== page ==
Manage fertilizer or herbicide application
Overall effectiveness category No evidence found (no assessment)
Number of studies: 0
Background information and definitions
An excess of fertilizers and herbicides can have negative effects on vegetation. Herbicides can kill plants directly. An excess of nutrients, such as nitrogen and phosphorous, can alter the competitive balance in marshes and swamps leading to domination by single species (Tilman et al. 1999) or algal blooms (Smith et al. 2006). For many marshes and swamps, problems are related to chronic spillover of chemicals from agricultural or domestic land. Nutrient pollution is especially severe where a large proportion of the land is cultivated, e.g. in Europe, eastern North America and southeast China (Verhoeven et al. 2006). In some cases, e.g. rice paddies, excess chemical application could affect vegetation during the growing season and/or fallow periods.
Various techniques could be used to reduce these problems, without reducing the overall amount applied (although this could also be beneficial; Section 10.6). Applying fertilizers when plants are actively growing means a greater proportion of the nutrients are taken up by the plants. Within watersheds, avoiding application before heavy rain reduces the amount that is immediately washed away. Ultimately, better chemical management could be driven by legislation, financial incentives and/or education.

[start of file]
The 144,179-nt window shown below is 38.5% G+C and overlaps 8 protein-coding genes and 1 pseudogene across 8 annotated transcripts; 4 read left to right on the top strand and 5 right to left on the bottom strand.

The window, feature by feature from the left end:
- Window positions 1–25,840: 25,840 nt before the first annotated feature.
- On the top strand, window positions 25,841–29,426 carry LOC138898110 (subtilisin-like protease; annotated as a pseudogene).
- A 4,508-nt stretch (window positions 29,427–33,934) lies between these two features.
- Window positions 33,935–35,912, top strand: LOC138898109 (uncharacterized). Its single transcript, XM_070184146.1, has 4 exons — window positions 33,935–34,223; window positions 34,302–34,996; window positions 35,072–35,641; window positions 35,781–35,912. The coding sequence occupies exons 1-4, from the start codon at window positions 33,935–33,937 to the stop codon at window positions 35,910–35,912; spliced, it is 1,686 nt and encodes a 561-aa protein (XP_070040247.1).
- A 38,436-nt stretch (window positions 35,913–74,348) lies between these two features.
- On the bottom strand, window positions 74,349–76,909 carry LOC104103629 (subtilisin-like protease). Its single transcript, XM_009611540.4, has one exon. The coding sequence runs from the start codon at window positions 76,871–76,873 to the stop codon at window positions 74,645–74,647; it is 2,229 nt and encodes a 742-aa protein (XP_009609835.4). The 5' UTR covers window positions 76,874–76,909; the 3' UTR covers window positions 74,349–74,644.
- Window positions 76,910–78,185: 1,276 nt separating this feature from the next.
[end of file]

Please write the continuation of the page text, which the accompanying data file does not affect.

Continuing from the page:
Related actions: Reduce fertilizer or herbicide use, without other management of its application (freshwater marshes – brackish/salt marshes – freshwater swamps – brackish/saline swamps). In practice, that action and the current one will often be used simultaneously.
Smith V.H., Joye S.B. & Howarth R.W. (2006) Eutrophication of freshwater and marine ecosystems. Limnology and Oceanography, 51, 351–355.
Tilman E.A., Tilman D., Crawley M.J. & Johnston A.E. (1999) Biological weed control via nutrient competition: potassium limitation of dandelions. Ecological Applications, 9, 103–111.
Verhoeven J.T.A., Arheimer B., Yin C. & Hefting M.M. (2006) Regional and global concerns over wetlands and water quality. Trends in Ecology and Evolution, 21, 96–103.